With the majority of Android phones and tablets, you take a screenshot by pressing and holding down the Volume-down button and the Power button simultaneously. The exceptions are for devices that are running a version of Android that is earlier than 4.0.
Screenshots are images of whatever you see on your screen at the time you take the screenshot. They are particularly helpful when you need to show tech support at a remote location what’s going on with your phone. You might also use Android hbogo install screenshots as wish lists for something you see on the internet that you’d like to have or as evidence of phishing or threatening messages.
Press the Power and Volume-Down Button Simultaneously
Google introduced a screenshot-taking feature with Android 4.0 Ice Cream Sandwich. If you have Android 4.0 or later on your phone or tablet, here’s how to take a screenshot on Android:
1. Navigate to the screen you want to record with the screenshot.
2. Press the Power button and the Volume-down button at the same time. It might take some trial-and-error practice to master the simultaneous pressing.
3. Hold both buttons down until you hear an audible click when the screenshot is taken. If you don’t hold the buttons down until you hear the click, your phone may turn off the screen or lower the volume.
Look for the screenshot in your Photo Gallery in a Screenshots folder.
Use Your Phone’s Built-in Shortcuts
Some phones come with a built-in screenshot utility. With some Samsung devices,such as the Galaxy S9 and Galaxy Note, you can swipe the edge of your palm across the screen from right to left.
When you do so, you’ll get the same screenshot sound and animation as holding down the buttons. To find out if your phone has a screenshot tool like this, either check the manual or do a Google search for “[name of phone] take a screenshot.”
There might also be a device-specific app you can download to take screenshots and also do more with those images of your screen. For example, the Screen Capture Shortcut Free app works with many Samsung devices. With the app, you can take captures after a delay or when you shake your phone. For other devices, search the Google Play Store for the name of your device and “screenshot,” “screen grab,” or “screen capture.”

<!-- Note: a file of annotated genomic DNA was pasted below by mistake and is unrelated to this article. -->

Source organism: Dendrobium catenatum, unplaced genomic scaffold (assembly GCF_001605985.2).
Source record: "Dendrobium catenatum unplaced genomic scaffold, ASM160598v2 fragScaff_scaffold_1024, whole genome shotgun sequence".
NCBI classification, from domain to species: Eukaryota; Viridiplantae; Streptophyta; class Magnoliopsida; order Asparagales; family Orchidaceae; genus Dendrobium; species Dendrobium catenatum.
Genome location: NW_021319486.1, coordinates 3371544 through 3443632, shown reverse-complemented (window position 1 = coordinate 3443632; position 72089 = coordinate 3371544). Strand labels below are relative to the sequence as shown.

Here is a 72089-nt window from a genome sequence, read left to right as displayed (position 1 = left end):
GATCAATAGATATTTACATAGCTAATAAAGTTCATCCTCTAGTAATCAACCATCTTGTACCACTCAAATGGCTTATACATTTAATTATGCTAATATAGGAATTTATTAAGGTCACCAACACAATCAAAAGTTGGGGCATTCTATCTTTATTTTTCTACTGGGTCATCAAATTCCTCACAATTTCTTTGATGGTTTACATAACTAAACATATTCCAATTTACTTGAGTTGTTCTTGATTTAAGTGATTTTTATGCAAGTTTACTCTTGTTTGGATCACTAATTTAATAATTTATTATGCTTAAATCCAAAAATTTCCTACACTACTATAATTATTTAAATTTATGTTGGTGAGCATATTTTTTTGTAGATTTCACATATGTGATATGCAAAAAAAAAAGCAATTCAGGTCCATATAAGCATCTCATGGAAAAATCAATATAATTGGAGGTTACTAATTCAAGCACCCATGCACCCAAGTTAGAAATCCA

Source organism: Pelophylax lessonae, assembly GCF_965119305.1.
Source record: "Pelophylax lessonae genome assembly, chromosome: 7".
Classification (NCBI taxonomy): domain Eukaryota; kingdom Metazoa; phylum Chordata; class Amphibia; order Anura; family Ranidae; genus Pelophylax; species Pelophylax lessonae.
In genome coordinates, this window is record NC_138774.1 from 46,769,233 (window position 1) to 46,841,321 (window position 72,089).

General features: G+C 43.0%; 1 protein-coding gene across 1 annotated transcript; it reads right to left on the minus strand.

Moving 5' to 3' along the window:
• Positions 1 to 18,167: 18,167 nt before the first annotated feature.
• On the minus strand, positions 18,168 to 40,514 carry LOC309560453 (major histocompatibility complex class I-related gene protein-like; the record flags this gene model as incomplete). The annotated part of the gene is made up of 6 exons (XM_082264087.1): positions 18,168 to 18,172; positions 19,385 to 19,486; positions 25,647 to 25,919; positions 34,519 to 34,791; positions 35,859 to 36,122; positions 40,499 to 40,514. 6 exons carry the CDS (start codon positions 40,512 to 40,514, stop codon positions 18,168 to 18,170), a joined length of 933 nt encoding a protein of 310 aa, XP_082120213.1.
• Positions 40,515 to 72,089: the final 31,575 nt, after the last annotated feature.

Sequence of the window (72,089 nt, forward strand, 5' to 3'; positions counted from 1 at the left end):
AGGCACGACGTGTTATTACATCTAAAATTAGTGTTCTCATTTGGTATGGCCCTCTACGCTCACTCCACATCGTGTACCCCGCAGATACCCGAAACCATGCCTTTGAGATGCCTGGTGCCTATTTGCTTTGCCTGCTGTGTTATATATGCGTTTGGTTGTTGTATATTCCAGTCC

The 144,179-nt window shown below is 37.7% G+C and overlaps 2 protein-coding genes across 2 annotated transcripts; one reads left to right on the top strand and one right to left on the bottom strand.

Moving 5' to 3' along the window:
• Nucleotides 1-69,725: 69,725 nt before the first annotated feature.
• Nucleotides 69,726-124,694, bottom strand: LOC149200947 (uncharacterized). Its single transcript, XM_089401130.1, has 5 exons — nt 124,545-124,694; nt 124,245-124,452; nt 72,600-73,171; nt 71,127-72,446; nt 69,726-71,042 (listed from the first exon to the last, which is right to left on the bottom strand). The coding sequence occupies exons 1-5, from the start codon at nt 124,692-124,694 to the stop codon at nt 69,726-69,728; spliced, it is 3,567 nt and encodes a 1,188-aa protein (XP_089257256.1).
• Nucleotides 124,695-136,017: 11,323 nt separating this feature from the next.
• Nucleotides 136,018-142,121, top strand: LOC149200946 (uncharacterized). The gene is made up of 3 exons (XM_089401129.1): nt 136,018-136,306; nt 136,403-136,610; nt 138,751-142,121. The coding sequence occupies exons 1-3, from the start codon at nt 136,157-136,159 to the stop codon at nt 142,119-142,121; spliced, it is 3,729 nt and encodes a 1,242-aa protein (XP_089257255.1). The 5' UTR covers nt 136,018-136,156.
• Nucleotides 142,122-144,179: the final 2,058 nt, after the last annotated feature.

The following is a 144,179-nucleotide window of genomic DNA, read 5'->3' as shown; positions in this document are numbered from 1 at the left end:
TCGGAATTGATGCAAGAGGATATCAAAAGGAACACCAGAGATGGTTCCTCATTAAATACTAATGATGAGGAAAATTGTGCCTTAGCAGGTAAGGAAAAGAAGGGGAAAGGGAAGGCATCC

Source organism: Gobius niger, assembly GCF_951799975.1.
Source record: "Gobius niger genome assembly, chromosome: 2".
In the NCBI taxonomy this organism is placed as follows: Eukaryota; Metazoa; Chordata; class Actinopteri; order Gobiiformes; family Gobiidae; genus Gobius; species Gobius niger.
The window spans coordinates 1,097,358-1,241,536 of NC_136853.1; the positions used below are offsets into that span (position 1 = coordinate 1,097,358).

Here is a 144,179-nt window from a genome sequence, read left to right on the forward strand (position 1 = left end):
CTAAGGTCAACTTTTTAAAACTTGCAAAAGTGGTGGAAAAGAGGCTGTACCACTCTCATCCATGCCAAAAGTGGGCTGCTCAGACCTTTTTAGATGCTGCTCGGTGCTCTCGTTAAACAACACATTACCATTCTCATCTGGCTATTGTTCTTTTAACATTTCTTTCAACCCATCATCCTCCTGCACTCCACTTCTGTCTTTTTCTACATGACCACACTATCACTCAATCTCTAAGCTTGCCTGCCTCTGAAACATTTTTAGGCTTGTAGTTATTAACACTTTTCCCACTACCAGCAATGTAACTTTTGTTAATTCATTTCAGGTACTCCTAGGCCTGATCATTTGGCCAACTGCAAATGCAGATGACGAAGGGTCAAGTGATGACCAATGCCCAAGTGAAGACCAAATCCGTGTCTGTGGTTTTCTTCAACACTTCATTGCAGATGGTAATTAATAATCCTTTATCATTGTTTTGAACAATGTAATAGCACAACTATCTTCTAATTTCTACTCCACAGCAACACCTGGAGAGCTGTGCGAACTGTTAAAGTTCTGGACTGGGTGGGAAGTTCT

Install an App for Screenshots
If you don’t have Android 4.0 or later on your phone, and it doesn’t have a built-in screenshot feature, installing an Android app can work. Some apps require rooting your Android device, and some don’t.
The No Root Screenshot It app is one app that doesn’t require your device to be rooted, and it allows you to take screenshots via a widget, annotate and draw on screenshots, crop and share them, and more. It costs $4.99, but it runs on all devices.
Rooting gives you more control over your device, so you can do things such as tether your phone to serve as a modem for your laptop without the fees or give a third-party app permission to take a picture of your Android phone’s screen.
If your device is rooted, you can use one of the many apps available that let you take a screen grab on a rooted Android device. Screencap Root Screenshots is a free app, and AirDroid (Android 5.0+), which wirelessly manages your Android device, also lets you take screenshots wirelessly through your computer’s web browser.
Use the Android SDK You can take an Android screen capture of any compatible device by installing the Android SDK from Google on your computer. The Android SDK is a software development kit used by developers to create and test Android apps, but it’s freely available to everyone.
To use the Android SDK, you’ll need the Java SE Development Kit, Android SDK, and possibly USB drivers for your device (found on the manufacturer’s website). Then, you plug in your phone, run the Dalvik Debug Monitor, which is included in the SDK, and click on Device > Screen Capture… in the Debug Monitor menu.
This is a clunky way to take screenshots, but if nothing else works or you have the Android SDK set up anyway, it’s easy to use.